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I need to read data from a text file, manipulate it, and store it all in array or list, or some other data structure so that I can tabulate it, and plot it using matplotlib.

I intend to have an input statement, to store a treatment date and time. This dates and times in the input file will be subtracted from this datetime, to give the time since treatment (either in minutes or hours).

Firstly, the input file I am working with is in the following format:

Contact Angle (deg)     106.87
Contact Angle Left (deg)    106.90
Contact Angle Right (deg)   106.85
Wetting Tension (mN/m)      -21.13
Wetting Tension Left (mN/m) -21.16
Wetting Tension Right (mN/m)    -21.11
Base Tilt Angle (deg)       0.64
Base (mm)           1.7001
Base Area (mm2)         2.2702
Height (mm)         1.1174
Sessile Volume (ul)     2.1499
Sessile Surface Area (mm2)  6.3842
Contrast (cts)          255
Sharpness (cts)         186
Black Peak (cts)        0
White Peak (cts)        255
Edge Threshold (cts)        105
Base Left X (mm)        2.435
Base Right X (mm)       4.135
Base Y (mm)         3.801
RMS Fit Error (mm)      2.201E-3

Contact Angle (deg)     105.42
Contact Angle Left (deg)    106.04
Contact Angle Right (deg)   104.80
Wetting Tension (mN/m)      -19.36
Wetting Tension Left (mN/m) -20.12
Wetting Tension Right (mN/m)    -18.59
Base Tilt Angle (deg)       0.33
Base (mm)           1.6619
Base Area (mm2)         2.1691
Height (mm)         0.9837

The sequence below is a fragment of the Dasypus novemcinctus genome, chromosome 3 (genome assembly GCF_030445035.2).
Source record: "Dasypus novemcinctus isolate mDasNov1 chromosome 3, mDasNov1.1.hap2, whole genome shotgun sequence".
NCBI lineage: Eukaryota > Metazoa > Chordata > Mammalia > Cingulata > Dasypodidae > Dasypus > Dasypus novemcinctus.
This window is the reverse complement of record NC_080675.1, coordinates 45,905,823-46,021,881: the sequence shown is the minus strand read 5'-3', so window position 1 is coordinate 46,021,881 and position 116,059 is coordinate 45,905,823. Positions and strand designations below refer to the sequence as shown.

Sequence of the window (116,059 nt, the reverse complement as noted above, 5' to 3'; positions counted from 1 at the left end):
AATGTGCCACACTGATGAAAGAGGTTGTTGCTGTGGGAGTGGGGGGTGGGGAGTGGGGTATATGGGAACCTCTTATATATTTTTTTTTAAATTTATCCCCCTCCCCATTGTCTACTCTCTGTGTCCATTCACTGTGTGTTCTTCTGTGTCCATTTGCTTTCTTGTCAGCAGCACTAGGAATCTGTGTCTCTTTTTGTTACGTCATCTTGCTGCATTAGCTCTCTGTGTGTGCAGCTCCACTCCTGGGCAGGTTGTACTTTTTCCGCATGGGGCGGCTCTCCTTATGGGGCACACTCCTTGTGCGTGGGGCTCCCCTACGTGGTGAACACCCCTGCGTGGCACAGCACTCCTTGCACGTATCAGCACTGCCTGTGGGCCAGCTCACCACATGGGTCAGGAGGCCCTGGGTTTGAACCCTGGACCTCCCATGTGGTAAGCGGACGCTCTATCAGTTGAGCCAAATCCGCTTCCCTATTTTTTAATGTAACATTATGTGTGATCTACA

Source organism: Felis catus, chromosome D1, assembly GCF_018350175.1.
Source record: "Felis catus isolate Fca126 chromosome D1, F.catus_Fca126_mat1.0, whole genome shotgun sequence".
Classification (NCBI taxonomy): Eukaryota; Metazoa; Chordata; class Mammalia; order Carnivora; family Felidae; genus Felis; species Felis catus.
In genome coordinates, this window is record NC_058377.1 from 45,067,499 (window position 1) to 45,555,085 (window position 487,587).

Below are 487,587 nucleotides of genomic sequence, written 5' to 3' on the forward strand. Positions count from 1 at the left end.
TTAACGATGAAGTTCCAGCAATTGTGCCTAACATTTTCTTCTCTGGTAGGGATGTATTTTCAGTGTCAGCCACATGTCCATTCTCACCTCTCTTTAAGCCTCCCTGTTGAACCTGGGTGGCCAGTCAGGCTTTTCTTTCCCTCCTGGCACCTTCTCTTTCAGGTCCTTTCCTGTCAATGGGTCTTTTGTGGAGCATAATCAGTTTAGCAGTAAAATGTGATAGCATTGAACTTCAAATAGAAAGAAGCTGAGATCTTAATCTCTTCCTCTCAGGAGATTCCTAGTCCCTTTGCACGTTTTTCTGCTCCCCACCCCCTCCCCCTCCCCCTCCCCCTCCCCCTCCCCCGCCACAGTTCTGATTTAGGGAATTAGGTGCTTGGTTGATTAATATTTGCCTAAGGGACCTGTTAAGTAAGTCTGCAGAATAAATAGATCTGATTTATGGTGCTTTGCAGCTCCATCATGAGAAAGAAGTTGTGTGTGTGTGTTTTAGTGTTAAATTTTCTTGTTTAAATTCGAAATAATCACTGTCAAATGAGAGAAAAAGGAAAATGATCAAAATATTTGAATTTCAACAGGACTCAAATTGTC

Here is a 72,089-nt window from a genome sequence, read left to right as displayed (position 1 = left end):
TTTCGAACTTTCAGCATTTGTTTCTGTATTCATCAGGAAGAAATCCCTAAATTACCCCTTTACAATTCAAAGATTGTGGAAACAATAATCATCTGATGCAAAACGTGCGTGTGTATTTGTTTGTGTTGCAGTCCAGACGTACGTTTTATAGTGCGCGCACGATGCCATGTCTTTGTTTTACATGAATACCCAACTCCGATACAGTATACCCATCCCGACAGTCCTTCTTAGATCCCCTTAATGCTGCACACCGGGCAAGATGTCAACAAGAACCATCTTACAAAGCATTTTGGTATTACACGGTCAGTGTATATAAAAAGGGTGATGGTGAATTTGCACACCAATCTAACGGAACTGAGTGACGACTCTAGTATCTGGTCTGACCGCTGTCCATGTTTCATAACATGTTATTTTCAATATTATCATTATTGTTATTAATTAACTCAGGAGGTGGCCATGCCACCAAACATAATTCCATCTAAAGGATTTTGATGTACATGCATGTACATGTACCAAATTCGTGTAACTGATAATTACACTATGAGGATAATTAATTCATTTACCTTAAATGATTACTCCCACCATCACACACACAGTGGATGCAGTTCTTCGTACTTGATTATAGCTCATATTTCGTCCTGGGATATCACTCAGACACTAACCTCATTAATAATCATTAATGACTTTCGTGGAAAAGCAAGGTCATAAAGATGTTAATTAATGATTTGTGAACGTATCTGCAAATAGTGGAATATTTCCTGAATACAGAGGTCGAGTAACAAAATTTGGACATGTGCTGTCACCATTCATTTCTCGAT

Sessile Volume (ul)     1.6893
Sessile Surface Area (mm2)  5.3962
Contrast (cts)          255
Sharpness (cts)         190
Black Peak (cts)        0
White Peak (cts)        255
Edge Threshold (cts)        105
Base Left X (mm)        2.397
Base Right X (mm)       4.040
Base Y (mm)         3.753
RMS Fit Error (mm)      3.546E-3

In the file, each new date starts with an '!' and is in the format shown (dd/mm/yyyy).

The tables should contain the datetime from the input file, the contact angle and finally minutes since treatment.

The code below extracts the relevant information needed from the text file and writes it to another file, but I don't know what the best way to store the information is.

with open(infile) as f, open(outfile, 'w') as f2:
    for line in f:
        if line.split():
            if line.split()[0][0] == '!':
                for i in range(1,11):
                    current_date += (line.split()[0][i])
                f2.write(current_date[:2] + ' ' + current_date[3:5] + ' ' + current_date[6:] + '\n')
            current_date = ""
            if line.split()[0][0] == '@':
                for i in range(0,5):
                    measure_time += (line.split()[0][i])
                f2.write(measure_time[1:3] + ":" + measure_time[3:] + '\n')
            if line.split()[0] == "Contact" and line.split()[2] == "(deg)":
                contact_angle = line.split()[-1].strip()
                f2.write("Contact Angle (deg): " + contact_angle + '\n\n')
            measure_time = ""

I've been playing with datetime too, and have some code that calculates the time since the treatment from a single input, but I would need this to apply for each date and time in the input file.

from datetime import datetime
import numpy as np